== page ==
It’s incredibly difficult to predict peaks, but some models predict Covid-19 transmission will peak in the next two weeks. Many European countries have already peaked.

Wastewater SARS-CoV-2 viral activity level on a national level (Source: CDC; Annotations by YLE)

According to wastewater dashboards, this is the second-highest Covid-19 wave ever, behind only the original Omicron tsunami. A few pieces of nuance are needed, though:

  1. We don’t know the number of cases. This is a known limitation of wastewater: There is no consensus on a direct comparison between wastewater SARS-CoV-2 concentration and clinical case numbers.
  2. We don’t know if wastewater is comparable over time. The virus has substantially changed, including viral load. Also, wastewater surveillance coverage has significantly increased (almost none in March 2020 to more than 1,400 sites now). Wastewater is probably comparable throughout the Omicron era. However, are levels today comparable with Delta, or Alpha, or the original Wuhan strain? We don’t know.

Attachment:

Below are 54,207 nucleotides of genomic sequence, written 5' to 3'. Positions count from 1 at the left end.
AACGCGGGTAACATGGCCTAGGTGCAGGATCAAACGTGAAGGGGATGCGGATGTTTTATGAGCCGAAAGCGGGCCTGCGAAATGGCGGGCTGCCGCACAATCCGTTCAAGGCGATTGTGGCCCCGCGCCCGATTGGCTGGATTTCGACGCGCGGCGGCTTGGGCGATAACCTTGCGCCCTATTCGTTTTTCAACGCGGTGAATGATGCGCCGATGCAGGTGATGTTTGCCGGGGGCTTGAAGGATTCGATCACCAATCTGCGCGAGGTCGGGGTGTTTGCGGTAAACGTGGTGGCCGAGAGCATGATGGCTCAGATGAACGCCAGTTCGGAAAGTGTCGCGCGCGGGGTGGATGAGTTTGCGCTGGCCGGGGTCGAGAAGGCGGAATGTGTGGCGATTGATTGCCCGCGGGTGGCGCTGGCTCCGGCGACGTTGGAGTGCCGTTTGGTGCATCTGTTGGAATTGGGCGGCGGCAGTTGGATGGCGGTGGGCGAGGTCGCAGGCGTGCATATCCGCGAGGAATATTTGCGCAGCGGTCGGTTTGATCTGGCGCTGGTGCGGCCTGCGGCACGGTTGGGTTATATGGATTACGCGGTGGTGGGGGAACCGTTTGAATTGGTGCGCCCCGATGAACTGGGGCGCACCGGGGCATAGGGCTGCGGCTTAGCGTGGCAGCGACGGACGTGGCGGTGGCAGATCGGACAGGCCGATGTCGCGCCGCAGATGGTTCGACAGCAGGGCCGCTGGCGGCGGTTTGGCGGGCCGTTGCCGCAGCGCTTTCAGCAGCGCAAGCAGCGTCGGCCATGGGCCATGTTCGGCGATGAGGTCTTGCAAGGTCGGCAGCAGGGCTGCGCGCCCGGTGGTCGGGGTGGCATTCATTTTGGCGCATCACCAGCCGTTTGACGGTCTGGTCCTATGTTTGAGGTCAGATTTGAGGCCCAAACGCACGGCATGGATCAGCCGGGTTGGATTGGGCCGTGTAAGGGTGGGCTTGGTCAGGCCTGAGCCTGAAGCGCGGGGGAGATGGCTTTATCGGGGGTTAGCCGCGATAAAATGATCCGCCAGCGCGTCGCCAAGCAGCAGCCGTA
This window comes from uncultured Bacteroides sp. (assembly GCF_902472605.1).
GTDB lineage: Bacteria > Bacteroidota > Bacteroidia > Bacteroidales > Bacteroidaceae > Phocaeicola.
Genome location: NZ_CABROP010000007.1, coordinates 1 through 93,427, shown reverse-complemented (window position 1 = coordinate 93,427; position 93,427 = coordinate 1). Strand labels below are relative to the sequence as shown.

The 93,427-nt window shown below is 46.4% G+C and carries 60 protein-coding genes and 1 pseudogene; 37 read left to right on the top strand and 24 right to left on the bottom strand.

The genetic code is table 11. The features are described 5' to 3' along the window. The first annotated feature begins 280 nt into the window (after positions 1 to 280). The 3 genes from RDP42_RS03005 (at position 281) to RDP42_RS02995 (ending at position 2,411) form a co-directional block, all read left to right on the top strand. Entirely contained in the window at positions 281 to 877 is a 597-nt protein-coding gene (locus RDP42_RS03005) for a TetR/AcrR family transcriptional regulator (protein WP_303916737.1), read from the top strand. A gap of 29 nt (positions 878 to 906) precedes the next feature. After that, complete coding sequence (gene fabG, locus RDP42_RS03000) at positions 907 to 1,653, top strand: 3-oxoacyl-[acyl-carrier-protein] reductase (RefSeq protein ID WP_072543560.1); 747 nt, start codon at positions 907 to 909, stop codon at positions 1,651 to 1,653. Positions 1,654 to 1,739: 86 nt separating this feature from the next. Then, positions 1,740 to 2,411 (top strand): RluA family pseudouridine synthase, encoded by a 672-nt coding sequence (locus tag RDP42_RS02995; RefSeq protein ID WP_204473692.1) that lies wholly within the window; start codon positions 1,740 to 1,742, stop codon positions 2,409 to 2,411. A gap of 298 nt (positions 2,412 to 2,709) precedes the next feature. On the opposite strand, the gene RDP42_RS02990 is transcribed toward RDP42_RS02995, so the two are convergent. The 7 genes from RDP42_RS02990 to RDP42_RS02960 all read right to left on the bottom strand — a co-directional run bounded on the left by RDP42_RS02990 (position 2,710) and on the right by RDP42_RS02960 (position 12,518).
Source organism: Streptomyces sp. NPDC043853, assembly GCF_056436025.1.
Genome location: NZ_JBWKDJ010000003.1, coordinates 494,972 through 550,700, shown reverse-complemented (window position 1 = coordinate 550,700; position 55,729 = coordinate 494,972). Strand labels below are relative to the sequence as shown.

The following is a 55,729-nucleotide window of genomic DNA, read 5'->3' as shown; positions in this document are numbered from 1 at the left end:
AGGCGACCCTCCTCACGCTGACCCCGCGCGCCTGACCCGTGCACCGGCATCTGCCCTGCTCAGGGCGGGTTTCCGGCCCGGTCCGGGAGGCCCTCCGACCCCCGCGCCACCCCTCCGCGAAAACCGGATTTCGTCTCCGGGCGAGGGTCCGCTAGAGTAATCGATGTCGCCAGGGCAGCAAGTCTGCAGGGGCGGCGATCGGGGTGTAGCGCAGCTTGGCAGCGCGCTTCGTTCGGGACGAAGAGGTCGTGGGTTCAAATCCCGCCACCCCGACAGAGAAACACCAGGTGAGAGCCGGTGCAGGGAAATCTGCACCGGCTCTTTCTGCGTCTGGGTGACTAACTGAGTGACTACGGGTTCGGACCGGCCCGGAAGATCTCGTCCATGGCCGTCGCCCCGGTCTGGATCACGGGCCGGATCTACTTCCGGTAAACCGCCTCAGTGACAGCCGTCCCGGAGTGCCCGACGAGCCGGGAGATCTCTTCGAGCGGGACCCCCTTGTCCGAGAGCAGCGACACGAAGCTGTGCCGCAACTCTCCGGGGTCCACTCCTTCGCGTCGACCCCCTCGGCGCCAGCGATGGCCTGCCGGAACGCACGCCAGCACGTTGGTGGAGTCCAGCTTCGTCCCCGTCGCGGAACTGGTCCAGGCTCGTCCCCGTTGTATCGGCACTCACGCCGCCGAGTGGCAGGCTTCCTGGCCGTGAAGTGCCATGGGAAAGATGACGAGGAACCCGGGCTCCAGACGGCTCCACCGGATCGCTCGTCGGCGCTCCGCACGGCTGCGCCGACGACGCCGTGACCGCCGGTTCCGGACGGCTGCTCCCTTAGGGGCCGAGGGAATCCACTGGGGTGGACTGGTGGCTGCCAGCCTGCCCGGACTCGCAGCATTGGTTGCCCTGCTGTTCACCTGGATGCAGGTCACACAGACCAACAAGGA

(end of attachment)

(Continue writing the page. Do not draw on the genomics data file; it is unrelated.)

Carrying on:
3. Infections and severe disease keep diverging thanks to our immunity wall. Hospitalizations are also increasing but now 22% lower than last winter, undoubtedly helping stressed healthcare systems.

COVID-19 Hospitalization Rates per 100,000 United States. (Source CDC; Annotated by YLE.)

Hospitalizations are still driven by those over 60 years old and those not up-to-date with vaccinations.

Weekly Covid-19 Hospitalizations, by age (Source: CDC; Annotated by YLE)

Is the reduction in hospitalizations (compared to wastewater) due to a change in reporting? Maybe a little, but not enough to account for the big difference:

  1. There was no change in hospital reporting at the end of the emergency. This is supposed to end in April 2024, but I’m crossing my fingers that reporting will continue.
  2. Routine admission testing has changed, but only slightly since last year. The most change had already occurred by last winter. This means last winter (and this winter) are likely “good enough” to compare.

Flu: High but slowing down